“As past chair of the BCTC, I am very proud of the collaborative process we have used to develop the revised professional standards. Standard 9 is a significant addition that recognizes the important contributions of First Nations, Inuit and Métis to our society. I appreciate the shared commitment of the stakeholders to support the implementation of these standards.”
Tyrone McNeil, president, First Nations Education Steering Committee –
“The new standard sends a strong and positive message that every educator has an important role to play in creating an education system that responds to the needs of First Nations, Métis and Inuit learners, families and communities. This is part of a larger focus on creating systemic change in B.C. public education system that will support improved outcomes for First Nations learners and advance reconciliation.”
Glen Hansman, president, BC Teachers’ Federation –
“The BC Teachers’ Federation is committed to doing its part to act on reconciliation. That includes addressing overt racism in our schools and the systemic barriers that Indigenous students face, including the racism of low expectations. I want to thank the BC Teachers’ Council for adopting the new ninth standard. The BCTF will continue to work with the council, government and the entire education community to ensure its implementation moves forward proactively and thoughtfully across the entire education system. It is crucial that B.C. teachers, regardless of where they work in B.C., have accurate and culturally responsive teaching resources, as well as support to meaningfully incorporate Indigenous content and worldviews into all work in K-12. That includes ongoing opportunities for anti-racism training and professional development about the intergenerational effects of residential schools and the Sixties Scoop.”
- The Professional Standards for BC Educators were formerly known as Standards for the Education, Competence and Professional Conduct of Educators in British Columbia, and they were in effect since 2008.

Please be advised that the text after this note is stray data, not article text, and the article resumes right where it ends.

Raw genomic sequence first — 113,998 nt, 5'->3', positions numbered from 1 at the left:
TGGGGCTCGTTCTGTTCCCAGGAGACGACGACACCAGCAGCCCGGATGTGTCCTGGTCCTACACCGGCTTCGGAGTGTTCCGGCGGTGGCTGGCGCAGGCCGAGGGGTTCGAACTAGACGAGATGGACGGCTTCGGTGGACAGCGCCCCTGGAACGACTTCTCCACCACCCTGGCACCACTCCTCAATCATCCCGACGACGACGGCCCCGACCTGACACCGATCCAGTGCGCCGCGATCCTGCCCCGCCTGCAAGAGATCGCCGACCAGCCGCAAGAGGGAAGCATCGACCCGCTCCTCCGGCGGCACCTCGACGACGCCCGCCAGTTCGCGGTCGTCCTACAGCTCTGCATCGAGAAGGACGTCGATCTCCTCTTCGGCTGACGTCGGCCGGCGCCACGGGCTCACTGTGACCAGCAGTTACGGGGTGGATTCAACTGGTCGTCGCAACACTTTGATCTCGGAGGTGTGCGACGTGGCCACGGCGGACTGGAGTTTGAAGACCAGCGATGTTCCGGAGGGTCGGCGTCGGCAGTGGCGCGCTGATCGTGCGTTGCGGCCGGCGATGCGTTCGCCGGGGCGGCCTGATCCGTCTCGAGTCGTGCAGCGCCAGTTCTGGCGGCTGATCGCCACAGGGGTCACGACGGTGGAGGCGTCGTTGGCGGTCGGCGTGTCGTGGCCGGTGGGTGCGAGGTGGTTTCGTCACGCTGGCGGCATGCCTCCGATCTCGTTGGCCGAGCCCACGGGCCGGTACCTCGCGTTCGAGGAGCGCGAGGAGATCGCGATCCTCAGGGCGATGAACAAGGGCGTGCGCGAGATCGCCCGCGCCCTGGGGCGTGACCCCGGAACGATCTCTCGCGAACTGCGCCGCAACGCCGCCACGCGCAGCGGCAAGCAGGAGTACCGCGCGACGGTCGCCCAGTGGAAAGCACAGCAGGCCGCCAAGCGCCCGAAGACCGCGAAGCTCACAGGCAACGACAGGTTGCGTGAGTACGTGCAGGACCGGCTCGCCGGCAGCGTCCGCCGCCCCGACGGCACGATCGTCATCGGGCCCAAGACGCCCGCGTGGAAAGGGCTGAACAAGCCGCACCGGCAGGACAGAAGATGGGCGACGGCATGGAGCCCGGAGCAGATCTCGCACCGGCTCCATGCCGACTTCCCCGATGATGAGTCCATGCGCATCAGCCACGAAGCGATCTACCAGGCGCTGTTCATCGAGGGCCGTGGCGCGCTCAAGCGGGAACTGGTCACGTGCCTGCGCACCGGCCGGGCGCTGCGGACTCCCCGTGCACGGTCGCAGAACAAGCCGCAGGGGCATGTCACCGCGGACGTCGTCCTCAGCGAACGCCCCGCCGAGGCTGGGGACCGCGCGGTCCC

- The standards extend to about 72,000 educators who hold the B.C. certificate of qualification.
- Eight standards were updated to reflect the new B.C. curriculum, and the new ninth standard sets out Reconciliation commitments.
- The standards also apply to both out-of-province applicants for certification and to teacher candidates enrolled in approved teacher education programs in B.C.’s post-secondary institutions.
- The BCTC also sets teacher education approval standards for B.C. post-secondary institutions offering programs in teacher education, including the certification standards that applicants must meet so they can be licensed.
- In addition to changes in the curriculum, students will also have 17 Indigenous languages available to study, with six more on the way.
- To increase opportunities for educators’ professional development, government is providing $3.1 million toward Indigenous teacher training. Beginning 2019-20, one non-instructional day will be designated to focus on Indigenous student achievement.
Read more about standards for B.C. educators: https://www2.gov.bc.ca/gov/content/education-training/k-12/teach/standards-for-educators
Frequently asked questions about standards for B.C. educators:
Find out more about the BCTEA: http://www.fnesc.ca/bctea/
Find out more about the new curriculum: https://curriculum.gov.bc.ca/